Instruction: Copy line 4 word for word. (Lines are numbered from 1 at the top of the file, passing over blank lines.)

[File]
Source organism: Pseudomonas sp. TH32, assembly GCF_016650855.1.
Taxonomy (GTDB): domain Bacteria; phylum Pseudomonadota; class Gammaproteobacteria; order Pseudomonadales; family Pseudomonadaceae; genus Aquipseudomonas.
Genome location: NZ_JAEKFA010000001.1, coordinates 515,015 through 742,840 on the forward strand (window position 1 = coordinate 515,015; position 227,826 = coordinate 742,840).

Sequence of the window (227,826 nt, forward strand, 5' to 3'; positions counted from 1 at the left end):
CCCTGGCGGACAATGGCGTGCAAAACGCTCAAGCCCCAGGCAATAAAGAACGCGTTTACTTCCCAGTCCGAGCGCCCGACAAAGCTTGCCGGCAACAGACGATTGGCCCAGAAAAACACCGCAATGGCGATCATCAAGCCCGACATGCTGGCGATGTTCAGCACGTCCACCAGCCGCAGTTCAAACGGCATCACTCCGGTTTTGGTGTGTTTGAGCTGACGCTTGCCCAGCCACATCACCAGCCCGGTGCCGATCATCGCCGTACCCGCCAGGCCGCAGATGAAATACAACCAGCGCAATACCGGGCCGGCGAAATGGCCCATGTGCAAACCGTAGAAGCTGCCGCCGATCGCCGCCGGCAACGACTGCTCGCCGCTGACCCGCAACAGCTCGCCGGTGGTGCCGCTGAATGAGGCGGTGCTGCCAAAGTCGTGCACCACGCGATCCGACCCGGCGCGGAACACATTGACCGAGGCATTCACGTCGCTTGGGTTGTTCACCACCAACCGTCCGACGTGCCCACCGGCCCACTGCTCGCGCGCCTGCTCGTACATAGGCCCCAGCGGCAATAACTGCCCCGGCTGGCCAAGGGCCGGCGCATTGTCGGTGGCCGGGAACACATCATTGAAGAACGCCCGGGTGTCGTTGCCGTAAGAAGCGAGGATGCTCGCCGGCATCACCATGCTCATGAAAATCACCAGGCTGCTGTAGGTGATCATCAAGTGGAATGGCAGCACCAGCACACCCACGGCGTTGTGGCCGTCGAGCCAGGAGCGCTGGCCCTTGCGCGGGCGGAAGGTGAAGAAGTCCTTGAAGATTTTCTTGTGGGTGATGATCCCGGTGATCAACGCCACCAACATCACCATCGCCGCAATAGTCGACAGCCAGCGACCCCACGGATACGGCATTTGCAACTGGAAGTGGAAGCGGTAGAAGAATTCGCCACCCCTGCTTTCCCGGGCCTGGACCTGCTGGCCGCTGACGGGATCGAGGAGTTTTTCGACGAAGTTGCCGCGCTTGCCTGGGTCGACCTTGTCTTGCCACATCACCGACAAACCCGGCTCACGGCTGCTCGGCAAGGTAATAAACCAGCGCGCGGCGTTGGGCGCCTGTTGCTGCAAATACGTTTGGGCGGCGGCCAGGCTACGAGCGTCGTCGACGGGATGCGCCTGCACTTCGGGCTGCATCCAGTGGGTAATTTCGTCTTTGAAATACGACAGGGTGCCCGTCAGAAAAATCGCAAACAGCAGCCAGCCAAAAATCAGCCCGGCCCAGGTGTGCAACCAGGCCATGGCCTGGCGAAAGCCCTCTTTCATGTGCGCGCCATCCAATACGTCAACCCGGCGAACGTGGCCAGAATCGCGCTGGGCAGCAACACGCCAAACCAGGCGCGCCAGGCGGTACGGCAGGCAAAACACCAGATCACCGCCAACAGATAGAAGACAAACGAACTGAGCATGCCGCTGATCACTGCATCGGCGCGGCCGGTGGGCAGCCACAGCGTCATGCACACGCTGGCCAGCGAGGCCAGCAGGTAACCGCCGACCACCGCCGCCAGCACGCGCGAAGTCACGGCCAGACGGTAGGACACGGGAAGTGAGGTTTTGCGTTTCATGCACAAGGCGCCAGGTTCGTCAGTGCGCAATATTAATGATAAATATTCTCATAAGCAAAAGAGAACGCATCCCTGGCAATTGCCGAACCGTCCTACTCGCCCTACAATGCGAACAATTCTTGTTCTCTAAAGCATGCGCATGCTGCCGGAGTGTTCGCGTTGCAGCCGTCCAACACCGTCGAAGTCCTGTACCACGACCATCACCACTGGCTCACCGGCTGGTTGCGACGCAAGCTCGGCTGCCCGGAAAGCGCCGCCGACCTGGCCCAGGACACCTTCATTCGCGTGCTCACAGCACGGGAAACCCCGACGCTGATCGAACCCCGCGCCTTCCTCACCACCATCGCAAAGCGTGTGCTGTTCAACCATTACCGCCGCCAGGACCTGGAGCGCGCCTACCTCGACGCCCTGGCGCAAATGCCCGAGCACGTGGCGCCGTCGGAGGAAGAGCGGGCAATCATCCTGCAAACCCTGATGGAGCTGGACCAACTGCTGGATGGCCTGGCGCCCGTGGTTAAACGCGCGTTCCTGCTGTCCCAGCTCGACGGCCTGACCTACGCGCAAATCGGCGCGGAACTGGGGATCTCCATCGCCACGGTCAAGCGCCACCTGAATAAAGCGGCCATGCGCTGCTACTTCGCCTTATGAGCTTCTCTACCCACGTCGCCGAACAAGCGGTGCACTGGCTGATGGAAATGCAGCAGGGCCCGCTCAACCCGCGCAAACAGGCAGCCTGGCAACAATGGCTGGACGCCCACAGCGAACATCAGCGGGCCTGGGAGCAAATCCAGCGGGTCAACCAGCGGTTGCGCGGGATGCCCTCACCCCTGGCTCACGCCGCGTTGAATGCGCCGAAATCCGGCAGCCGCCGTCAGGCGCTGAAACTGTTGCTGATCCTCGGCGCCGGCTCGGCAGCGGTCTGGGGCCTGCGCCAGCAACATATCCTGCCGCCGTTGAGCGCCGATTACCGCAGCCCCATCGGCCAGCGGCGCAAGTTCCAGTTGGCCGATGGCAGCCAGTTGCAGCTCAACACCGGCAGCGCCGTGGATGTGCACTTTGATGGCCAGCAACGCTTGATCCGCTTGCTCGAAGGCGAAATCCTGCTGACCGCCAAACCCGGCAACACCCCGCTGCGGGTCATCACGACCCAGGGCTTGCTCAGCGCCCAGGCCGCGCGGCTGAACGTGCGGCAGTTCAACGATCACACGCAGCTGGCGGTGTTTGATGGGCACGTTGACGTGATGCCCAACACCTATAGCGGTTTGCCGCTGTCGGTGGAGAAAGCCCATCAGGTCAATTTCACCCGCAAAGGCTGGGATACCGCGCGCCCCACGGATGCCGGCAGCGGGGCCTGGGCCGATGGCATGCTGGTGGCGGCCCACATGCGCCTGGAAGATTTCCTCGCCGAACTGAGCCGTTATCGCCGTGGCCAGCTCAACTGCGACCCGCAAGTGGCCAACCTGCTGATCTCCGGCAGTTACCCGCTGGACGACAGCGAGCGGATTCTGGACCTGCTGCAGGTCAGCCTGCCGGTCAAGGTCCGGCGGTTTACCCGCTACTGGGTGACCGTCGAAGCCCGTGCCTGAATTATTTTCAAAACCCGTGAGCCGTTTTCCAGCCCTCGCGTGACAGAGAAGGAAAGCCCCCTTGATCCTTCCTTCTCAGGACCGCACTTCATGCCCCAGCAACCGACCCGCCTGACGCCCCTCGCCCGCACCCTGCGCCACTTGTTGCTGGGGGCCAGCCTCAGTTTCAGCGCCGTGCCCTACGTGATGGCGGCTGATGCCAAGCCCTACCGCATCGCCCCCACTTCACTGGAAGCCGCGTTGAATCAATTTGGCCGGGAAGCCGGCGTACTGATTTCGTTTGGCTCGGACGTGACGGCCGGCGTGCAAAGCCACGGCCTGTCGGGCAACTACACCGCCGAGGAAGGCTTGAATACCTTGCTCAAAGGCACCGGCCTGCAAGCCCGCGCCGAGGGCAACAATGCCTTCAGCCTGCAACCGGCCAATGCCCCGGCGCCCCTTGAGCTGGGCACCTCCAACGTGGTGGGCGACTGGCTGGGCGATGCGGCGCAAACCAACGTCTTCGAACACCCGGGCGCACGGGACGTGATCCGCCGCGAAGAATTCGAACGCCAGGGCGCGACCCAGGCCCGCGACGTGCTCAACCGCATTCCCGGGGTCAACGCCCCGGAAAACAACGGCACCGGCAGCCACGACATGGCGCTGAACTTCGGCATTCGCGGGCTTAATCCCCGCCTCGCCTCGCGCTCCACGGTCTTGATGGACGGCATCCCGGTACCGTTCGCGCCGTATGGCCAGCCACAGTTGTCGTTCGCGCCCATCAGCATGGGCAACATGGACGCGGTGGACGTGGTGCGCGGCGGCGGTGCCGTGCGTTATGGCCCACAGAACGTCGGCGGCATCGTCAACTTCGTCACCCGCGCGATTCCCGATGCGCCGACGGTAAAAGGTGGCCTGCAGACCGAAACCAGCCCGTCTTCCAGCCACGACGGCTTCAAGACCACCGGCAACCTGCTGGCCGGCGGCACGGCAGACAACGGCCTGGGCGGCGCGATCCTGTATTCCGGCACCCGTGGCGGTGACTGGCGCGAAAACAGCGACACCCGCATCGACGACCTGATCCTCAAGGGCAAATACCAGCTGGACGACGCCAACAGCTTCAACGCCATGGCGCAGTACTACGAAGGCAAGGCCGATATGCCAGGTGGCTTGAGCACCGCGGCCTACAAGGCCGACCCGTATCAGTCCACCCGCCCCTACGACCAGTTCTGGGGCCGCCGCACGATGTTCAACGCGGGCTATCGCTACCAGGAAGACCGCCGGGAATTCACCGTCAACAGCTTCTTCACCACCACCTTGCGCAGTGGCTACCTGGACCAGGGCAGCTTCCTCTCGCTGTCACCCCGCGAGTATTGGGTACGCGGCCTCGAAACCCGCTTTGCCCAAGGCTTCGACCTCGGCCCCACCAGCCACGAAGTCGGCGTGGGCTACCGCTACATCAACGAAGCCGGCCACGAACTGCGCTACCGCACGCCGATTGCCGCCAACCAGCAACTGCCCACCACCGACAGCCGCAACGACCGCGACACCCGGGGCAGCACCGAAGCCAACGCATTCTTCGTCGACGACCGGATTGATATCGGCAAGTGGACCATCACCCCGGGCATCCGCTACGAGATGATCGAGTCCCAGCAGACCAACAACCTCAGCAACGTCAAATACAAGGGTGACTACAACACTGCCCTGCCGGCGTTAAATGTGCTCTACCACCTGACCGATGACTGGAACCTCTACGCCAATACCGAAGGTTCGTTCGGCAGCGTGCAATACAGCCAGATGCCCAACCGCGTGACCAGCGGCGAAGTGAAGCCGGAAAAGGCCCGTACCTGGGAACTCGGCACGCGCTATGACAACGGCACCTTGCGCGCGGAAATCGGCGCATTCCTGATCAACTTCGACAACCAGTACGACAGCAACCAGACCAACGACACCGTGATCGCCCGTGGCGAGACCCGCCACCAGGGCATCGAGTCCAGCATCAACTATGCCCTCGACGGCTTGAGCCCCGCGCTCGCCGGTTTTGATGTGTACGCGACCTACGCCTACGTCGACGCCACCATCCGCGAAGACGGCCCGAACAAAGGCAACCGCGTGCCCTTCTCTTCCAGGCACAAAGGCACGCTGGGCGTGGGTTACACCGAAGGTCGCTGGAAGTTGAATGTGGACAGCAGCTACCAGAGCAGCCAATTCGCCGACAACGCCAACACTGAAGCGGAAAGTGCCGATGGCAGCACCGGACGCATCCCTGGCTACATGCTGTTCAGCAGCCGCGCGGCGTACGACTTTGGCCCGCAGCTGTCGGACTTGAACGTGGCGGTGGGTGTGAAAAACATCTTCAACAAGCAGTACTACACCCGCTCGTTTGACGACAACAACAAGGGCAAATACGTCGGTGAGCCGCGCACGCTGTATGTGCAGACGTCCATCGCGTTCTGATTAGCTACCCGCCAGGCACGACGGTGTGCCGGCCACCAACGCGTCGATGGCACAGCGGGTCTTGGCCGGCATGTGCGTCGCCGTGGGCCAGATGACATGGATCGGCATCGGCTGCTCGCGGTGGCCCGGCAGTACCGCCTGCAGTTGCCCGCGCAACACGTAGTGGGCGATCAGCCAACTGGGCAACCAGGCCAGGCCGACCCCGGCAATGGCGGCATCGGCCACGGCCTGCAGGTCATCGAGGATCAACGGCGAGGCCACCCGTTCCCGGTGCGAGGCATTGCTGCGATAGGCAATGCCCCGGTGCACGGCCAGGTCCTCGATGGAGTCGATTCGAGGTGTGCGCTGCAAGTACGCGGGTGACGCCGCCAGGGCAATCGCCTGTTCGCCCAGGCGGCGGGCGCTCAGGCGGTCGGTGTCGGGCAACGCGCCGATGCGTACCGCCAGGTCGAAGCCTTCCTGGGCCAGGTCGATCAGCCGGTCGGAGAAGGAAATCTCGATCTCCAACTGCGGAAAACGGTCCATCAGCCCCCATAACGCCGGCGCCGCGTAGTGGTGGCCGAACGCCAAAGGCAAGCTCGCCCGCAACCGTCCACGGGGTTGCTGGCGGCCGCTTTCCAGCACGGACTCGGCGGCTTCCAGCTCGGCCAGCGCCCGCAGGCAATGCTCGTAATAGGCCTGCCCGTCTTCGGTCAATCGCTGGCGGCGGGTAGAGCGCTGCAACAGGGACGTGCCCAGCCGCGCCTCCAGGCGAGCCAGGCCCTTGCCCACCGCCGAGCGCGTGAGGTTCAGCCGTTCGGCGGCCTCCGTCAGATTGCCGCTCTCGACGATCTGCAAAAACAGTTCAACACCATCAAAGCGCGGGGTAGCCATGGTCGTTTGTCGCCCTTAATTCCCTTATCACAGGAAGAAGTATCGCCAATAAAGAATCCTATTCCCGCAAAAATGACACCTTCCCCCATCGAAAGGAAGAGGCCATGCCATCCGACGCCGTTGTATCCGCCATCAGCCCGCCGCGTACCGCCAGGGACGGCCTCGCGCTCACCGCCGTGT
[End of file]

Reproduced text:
Sequence of the window (227,826 nt, forward strand, 5' to 3'; positions counted from 1 at the left end):